Saturday’s ad is by the Brewing Industry Foundation, from 1942, part of a series of ads the beer industry undertook during World War 2 under the title “Morale is a Lot of Little Things.” It was one of the first concerted efforts by the brewing industry after they were getting back on their feet after prohibition finally ended around a decade before. The series tried to show support for the troops and help with morale at home. And it must have worked, because the campaign won awards at the time. In this ad, a man is sitting on a chair, practicing on his fly fishing, which is one of the little things important to him, and if the ad is to be believed, “[i]f you’re a man, it’s a shine on your shoes … the sweet feel of a fly rod in your hand.” I don’t think I realized that all men love fly fishing. I’m glad that’s not true anymore, because I’ve never felt the urge to spend any time standing next to water for hours on end, not when there’s a perfectly good fish and chips shop near my house.

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Beer In Ads #2337: Morale, Remember The Time We Taught Mary How To Bat?


Friday’s ad is by the Brewing Industry Foundation, from 1944, part of a series of ads the beer industry undertook during World War 2 under the title “Morale is a Lot of Little Things.” It was one of the first concerted efforts by the brewing industry after they were getting back on their feet after prohibition finally ended around a decade before. The series tried to show support for the troops and help with morale at home. And it must have worked, because the campaign won awards at the time. In this ad, a U.S. Marine is writing a letter home, reminiscing about the little things he was missing from home, like a hammock in the orchard, Mom’s bean suppers — again? — and teaching Mary how to hit a baseball with a bat. Oh, and “a refreshing glass of beer.”

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Beer In Ads #2336: Morale, A New Haircut


Thursday’s ad is by the Brewing Industry Foundation, from 1942, part of a series of ads the beer industry undertook during World War 2 under the title “Morale is a Lot of Little Things.” It was one of the first concerted efforts by the brewing industry after they were getting back on their feet after prohibition finally ended around a decade before. The series tried to show support for the troops and help with morale at home. And it must have worked, because the campaign won awards at the time. In this ad, a man has just gotten a new haircut, one of the little things that counts, like. “A cool, refreshing glass of beer — a moment of relaxation … in trying times like these they too help to keep morale up.”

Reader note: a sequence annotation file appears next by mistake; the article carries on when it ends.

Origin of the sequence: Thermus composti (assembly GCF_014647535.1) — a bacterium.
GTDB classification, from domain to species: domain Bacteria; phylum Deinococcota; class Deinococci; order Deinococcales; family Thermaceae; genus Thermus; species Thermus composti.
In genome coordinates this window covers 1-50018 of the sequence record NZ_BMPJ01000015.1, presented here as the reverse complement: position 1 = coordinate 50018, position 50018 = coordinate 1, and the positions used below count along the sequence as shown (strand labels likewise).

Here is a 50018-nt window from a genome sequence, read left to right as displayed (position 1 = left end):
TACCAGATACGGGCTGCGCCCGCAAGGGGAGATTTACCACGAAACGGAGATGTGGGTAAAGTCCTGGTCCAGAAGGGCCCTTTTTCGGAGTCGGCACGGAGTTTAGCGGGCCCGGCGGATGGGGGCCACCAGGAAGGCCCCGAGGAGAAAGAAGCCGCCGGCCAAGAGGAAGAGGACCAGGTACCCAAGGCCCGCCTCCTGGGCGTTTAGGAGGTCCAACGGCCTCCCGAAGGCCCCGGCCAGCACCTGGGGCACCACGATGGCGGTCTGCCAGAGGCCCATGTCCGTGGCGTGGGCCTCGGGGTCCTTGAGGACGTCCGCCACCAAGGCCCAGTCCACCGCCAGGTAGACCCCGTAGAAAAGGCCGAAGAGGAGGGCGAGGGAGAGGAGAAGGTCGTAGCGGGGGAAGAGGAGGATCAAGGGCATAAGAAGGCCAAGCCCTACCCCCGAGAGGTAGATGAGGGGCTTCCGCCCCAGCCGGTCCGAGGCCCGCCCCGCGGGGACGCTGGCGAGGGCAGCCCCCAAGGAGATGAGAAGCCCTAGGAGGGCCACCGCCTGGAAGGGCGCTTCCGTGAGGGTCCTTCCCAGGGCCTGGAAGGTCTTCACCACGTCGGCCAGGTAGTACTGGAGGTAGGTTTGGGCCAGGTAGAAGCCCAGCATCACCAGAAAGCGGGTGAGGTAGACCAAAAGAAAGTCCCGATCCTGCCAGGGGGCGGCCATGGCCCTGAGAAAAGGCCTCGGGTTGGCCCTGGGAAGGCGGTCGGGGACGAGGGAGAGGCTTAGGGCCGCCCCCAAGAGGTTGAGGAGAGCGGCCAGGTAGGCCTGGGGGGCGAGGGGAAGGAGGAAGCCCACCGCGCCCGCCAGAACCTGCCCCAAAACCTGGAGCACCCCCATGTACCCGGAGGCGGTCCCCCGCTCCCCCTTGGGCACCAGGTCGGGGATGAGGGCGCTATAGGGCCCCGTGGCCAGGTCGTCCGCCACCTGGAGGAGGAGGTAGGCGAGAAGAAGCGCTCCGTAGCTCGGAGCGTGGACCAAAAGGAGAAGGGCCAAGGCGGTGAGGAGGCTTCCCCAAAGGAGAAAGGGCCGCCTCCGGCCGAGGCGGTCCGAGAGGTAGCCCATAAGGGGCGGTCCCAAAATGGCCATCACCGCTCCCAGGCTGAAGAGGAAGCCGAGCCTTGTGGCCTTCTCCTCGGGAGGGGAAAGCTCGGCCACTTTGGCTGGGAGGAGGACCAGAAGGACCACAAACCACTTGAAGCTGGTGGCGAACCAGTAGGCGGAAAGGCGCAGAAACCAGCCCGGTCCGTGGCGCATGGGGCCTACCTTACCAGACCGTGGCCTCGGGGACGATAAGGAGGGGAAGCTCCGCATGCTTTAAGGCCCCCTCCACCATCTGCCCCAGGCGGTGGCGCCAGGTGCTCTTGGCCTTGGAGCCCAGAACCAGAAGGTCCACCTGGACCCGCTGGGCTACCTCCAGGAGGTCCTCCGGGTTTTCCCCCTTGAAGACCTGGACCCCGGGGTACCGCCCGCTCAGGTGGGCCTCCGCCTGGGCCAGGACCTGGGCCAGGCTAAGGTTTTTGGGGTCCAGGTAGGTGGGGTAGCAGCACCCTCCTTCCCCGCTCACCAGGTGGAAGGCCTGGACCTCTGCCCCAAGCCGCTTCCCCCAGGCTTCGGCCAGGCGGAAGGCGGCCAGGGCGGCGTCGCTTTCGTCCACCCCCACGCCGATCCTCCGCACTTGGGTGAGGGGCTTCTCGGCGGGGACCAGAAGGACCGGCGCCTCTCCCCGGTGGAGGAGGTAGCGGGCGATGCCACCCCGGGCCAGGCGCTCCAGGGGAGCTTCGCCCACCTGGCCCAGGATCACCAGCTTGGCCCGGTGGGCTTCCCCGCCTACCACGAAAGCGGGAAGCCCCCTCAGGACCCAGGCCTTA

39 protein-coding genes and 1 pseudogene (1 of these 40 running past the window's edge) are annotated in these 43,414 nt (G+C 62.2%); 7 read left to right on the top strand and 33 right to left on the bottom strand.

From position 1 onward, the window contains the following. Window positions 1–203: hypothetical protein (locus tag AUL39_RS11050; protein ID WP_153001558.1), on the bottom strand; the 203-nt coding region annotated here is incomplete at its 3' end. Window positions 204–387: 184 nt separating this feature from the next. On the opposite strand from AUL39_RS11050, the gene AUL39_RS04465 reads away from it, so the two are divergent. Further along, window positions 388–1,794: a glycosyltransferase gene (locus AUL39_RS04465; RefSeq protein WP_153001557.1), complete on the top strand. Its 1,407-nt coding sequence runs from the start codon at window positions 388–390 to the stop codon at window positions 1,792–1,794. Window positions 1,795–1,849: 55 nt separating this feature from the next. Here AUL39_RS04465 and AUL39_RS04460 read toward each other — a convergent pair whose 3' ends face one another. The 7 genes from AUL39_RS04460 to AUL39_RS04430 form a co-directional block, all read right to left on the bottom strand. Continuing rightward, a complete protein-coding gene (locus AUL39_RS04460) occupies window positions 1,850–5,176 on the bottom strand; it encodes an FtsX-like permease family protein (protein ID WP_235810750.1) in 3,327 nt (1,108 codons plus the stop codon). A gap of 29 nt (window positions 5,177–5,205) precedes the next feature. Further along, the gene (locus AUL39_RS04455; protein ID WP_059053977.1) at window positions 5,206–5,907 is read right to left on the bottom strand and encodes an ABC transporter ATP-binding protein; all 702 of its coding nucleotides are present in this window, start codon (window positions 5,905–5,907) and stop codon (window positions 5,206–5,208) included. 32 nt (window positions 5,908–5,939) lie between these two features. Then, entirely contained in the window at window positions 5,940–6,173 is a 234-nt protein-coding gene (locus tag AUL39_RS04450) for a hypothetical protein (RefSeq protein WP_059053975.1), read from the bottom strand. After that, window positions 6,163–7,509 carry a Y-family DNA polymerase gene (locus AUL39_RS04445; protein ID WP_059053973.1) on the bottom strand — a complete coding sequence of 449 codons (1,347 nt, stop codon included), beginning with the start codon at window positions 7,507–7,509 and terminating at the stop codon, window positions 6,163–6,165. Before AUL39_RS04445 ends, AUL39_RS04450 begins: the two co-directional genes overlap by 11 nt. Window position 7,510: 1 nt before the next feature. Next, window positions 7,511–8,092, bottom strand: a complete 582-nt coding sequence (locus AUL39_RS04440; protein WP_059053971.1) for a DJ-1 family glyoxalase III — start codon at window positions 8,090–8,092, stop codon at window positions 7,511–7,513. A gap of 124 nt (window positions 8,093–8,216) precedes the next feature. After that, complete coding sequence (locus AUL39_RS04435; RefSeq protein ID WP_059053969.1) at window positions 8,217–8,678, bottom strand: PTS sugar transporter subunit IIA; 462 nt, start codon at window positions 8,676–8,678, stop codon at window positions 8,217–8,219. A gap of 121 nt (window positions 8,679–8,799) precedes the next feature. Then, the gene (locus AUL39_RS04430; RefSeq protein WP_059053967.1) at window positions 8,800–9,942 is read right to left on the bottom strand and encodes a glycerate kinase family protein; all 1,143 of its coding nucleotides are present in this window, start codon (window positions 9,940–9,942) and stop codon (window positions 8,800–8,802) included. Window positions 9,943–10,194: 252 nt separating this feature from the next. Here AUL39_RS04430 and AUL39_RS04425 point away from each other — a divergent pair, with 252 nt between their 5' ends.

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Beer In Ads #2335: Morale, Sure Could Go For One Of Mom’s Bean Suppers


Wednesday’s ad is by the Brewing Industry Foundation, from 1944, part of a series of ads the beer industry undertook during World War 2 under the title “Morale is a Lot of Little Things.” It was one of the first concerted efforts by the brewing industry after they were getting back on their feet after prohibition finally ended around a decade before. The series tried to show support for the troops and help with morale at home. And it must have worked, because the campaign won awards at the time. In this ad, a Navy sailor is writing a letter home to his sister and telling how much he’s missing their mother’s bean suppers. And beer, of course. “Cool, sparkling, friendly beer is a sigh of satisfaction … a forehead wrinkle erased … a firm-set mouth relaxing into a friendly smile.”